– Disc space reduction evident, especially in lower spine

– Lack of hydration signal in several discs where you see black and no gray response signal. Hydration is important so that the disc can operate like a “shock absorber” and dampen impact on vertebrae. Hydrated discs are more brittle.

– Several disc bulges that push into spinal nerves running vertical to spine (bulges in green circles)

– One significant disc herniation that squeezes 11 mm into the spinal nerves (yellow circle)… OUCH, likely source of sciatic pain!


Here is the longer version using bigger words…

1. Moderate-sized, caudally extruded left lateralizing herniation at the moderately degenerated L4-5 displaces/compresses the traversing left L5 and mildly impinges upon the intrathecal left S1 root.

2. Central protrusion and bulge at L5-S1, with moderate disc degeneration and no stenosis or impingement.

3. Mild disc degeneration at T9-10, T10-11, L1-2 and L3-4, with bulge at T10-11, L1-2 and L3-4 and also laterally at L4-5, with mild right foraminal stenosis at L4-5.

4. No fracture, osseous neoplasm or infection and no intradural abnormality, including no cord/conus mass.


So that is the bad news. Now what?


Well, the smart move is to not get overly aggressive with rehab and let the body settle down from the trauma. That is what I decided to do over the coming weeks. With the guidance of several friends that are professionals familiar with the management of these types of injuries, my focus shifted to the following activities…


– Performed a comprehensive bio blood exam to assess overall blood chemistry and health of my body. This is important as many decisions we make everyday influence how our body can recover and function. I also found from my research that these factors can influence the ability of herniated discs to re-hydrate and pull back from the spinal nerves while re-gaining some “shock absorption” functionality. Blood work came back good overall, with some minor areas for improvement that will be addressed. There were shockingly high values for tests associated with iron levels including ferritin, serum iron, iron saturation, MCH, MCHC and UIBC. I seriously freaked out when I saw these numbers and did the wrong thing by searching Google for answers that seemed to indicate that I have hemochromatosis and need to give blood weekly and monthly for lifetime to keep levels manageable or risk death. Fortunately, all professionals came back and said that is likely not the case as any serious inflammation will elevate these pro-inflammatory markers, called Acute Phase Reactants, common with acute issues. Phew. I plan to re-test later this year after my body settles to assess normal steady state values.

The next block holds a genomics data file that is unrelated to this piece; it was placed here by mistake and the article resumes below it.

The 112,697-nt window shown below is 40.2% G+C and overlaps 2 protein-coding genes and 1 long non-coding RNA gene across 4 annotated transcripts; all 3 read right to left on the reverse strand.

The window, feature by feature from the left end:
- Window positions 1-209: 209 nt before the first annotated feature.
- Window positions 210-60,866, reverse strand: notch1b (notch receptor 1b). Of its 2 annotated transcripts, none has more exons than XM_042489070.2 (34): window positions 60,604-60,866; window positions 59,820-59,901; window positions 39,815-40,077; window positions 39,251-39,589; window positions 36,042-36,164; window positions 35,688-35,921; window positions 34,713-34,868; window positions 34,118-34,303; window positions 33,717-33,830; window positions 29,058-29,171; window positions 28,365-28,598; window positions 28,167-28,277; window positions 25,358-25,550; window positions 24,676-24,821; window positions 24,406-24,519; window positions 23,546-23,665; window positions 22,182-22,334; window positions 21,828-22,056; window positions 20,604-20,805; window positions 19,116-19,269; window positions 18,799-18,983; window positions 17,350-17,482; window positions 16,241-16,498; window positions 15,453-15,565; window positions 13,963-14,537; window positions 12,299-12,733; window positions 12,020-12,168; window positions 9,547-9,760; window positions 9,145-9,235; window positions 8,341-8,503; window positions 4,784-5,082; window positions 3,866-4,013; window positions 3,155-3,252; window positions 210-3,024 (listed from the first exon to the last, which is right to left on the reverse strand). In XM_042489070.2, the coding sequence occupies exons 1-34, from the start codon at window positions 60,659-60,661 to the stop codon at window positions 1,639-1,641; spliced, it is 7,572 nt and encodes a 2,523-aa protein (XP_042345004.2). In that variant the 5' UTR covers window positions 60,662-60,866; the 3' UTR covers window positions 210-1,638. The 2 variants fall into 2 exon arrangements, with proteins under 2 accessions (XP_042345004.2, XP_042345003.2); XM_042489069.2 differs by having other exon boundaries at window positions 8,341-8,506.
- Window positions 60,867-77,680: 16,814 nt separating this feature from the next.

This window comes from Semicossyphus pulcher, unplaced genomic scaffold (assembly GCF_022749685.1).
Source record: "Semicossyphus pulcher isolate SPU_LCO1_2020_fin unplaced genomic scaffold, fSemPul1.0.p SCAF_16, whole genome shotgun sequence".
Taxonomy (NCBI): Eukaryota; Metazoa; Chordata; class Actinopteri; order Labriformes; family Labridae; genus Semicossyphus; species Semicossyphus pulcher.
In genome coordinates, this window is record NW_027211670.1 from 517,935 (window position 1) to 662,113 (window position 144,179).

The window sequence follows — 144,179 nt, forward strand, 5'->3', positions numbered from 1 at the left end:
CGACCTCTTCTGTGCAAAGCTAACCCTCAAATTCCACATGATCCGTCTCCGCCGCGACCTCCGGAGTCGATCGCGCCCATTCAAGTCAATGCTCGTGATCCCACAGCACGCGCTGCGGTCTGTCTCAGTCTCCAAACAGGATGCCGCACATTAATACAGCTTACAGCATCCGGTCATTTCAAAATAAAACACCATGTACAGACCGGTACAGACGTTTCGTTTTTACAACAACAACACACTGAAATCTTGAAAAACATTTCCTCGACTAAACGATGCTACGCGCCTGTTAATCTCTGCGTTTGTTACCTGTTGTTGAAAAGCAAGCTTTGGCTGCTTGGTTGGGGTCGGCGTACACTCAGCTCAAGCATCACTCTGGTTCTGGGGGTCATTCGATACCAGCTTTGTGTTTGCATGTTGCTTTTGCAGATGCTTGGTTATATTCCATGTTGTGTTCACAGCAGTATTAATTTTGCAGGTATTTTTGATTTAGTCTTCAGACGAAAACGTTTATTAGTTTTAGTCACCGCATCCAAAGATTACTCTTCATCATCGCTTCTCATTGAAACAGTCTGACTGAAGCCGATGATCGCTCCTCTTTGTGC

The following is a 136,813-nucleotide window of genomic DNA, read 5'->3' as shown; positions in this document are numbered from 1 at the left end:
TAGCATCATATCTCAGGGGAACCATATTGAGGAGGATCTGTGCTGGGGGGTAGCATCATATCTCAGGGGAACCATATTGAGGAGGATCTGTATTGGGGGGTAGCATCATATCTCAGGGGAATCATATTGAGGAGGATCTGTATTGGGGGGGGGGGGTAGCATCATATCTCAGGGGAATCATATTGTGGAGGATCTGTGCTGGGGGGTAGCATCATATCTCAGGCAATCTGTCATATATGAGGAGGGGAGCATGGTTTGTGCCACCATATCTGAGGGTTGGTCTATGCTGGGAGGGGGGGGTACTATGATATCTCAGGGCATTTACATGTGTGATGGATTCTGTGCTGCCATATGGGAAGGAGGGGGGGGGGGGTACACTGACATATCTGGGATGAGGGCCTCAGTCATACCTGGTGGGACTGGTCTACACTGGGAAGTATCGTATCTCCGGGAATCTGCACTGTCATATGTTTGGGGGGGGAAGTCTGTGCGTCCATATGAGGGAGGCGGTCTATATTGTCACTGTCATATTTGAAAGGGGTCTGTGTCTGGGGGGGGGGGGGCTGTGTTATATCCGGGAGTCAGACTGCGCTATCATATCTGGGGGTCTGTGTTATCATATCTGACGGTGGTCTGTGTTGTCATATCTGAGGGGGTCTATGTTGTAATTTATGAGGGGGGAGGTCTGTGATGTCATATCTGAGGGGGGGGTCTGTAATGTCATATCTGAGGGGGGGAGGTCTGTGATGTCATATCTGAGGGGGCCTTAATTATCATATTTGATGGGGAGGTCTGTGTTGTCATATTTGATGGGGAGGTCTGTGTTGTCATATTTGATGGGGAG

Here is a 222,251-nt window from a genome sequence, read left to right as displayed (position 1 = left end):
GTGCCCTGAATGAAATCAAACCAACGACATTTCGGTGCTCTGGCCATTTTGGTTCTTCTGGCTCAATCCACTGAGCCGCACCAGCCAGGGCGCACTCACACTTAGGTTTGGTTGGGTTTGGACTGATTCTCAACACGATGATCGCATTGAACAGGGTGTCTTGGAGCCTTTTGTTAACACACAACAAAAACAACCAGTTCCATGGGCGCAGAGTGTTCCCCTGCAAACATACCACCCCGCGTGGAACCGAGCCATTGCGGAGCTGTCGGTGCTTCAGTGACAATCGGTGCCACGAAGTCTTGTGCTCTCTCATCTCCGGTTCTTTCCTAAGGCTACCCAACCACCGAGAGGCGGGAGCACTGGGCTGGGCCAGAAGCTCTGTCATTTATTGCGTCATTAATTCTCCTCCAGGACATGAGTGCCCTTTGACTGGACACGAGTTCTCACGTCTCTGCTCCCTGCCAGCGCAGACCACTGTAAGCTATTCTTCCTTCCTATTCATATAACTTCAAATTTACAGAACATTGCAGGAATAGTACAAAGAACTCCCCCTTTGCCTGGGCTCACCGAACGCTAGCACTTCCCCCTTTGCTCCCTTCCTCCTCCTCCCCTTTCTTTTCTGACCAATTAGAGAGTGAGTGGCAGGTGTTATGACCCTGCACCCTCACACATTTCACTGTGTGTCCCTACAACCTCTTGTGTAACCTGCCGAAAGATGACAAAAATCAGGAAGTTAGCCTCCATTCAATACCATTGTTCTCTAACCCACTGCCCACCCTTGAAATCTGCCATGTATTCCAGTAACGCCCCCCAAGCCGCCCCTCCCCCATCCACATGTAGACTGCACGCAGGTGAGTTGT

– Leveraged a 10-day steroid pack to help control the inflammation (prednisone 20 mg, oral). Starts with a high dose for 4 days and lower dose for 6 days. I was skeptical at first as I did not see much response in the first few days, but I am a believer now that the steroid pack helped with inflammation, along with ice treatment. After the 10 days of steroid pack I felt MUCH better with less sciatic pain and more mobility in my lower back.